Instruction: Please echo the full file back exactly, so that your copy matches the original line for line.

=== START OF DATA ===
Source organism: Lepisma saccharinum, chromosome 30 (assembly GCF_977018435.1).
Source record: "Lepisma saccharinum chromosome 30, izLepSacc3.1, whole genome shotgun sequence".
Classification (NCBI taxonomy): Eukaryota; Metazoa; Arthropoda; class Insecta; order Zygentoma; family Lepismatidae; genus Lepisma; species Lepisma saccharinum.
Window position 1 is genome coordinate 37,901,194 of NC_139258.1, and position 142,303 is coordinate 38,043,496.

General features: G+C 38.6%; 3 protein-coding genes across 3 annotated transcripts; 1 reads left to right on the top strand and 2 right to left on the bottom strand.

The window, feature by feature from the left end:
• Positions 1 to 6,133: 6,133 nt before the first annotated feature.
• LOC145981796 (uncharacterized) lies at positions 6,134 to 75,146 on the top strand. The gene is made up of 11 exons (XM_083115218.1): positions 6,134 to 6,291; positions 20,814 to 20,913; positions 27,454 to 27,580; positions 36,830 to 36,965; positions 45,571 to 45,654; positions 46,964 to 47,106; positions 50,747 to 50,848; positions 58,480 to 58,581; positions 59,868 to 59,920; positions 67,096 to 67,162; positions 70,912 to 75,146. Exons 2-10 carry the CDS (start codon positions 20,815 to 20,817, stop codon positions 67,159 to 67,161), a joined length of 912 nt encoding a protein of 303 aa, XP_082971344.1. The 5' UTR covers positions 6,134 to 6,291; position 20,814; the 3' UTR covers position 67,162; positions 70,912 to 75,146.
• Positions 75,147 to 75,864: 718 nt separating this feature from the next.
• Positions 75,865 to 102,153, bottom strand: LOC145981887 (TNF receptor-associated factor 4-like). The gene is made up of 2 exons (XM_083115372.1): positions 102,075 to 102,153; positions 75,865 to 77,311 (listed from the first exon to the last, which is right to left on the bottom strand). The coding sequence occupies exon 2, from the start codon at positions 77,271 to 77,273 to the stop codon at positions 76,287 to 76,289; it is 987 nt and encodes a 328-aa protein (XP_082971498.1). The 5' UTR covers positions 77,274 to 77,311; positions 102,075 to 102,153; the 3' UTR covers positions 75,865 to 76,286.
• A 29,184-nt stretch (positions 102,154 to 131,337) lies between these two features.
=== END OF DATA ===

Source organism: Lepisma saccharinum, chromosome 30 (assembly GCF_977018435.1).
Source record: "Lepisma saccharinum chromosome 30, izLepSacc3.1, whole genome shotgun sequence".
Classification (NCBI taxonomy): Eukaryota; Metazoa; Arthropoda; class Insecta; order Zygentoma; family Lepismatidae; genus Lepisma; species Lepisma saccharinum.
Window position 1 is genome coordinate 37,901,194 of NC_139258.1, and position 142,303 is coordinate 38,043,496.

General features: G+C 38.6%; 3 protein-coding genes across 3 annotated transcripts; 1 reads left to right on the top strand and 2 right to left on the bottom strand.

The window, feature by feature from the left end:
• Positions 1 to 6,133: 6,133 nt before the first annotated feature.
• LOC145981796 (uncharacterized) lies at positions 6,134 to 75,146 on the top strand. The gene is made up of 11 exons (XM_083115218.1): positions 6,134 to 6,291; positions 20,814 to 20,913; positions 27,454 to 27,580; positions 36,830 to 36,965; positions 45,571 to 45,654; positions 46,964 to 47,106; positions 50,747 to 50,848; positions 58,480 to 58,581; positions 59,868 to 59,920; positions 67,096 to 67,162; positions 70,912 to 75,146. Exons 2-10 carry the CDS (start codon positions 20,815 to 20,817, stop codon positions 67,159 to 67,161), a joined length of 912 nt encoding a protein of 303 aa, XP_082971344.1. The 5' UTR covers positions 6,134 to 6,291; position 20,814; the 3' UTR covers position 67,162; positions 70,912 to 75,146.
• Positions 75,147 to 75,864: 718 nt separating this feature from the next.
• Positions 75,865 to 102,153, bottom strand: LOC145981887 (TNF receptor-associated factor 4-like). The gene is made up of 2 exons (XM_083115372.1): positions 102,075 to 102,153; positions 75,865 to 77,311 (listed from the first exon to the last, which is right to left on the bottom strand). The coding sequence occupies exon 2, from the start codon at positions 77,271 to 77,273 to the stop codon at positions 76,287 to 76,289; it is 987 nt and encodes a 328-aa protein (XP_082971498.1). The 5' UTR covers positions 77,274 to 77,311; positions 102,075 to 102,153; the 3' UTR covers positions 75,865 to 76,286.
• A 29,184-nt stretch (positions 102,154 to 131,337) lies between these two features.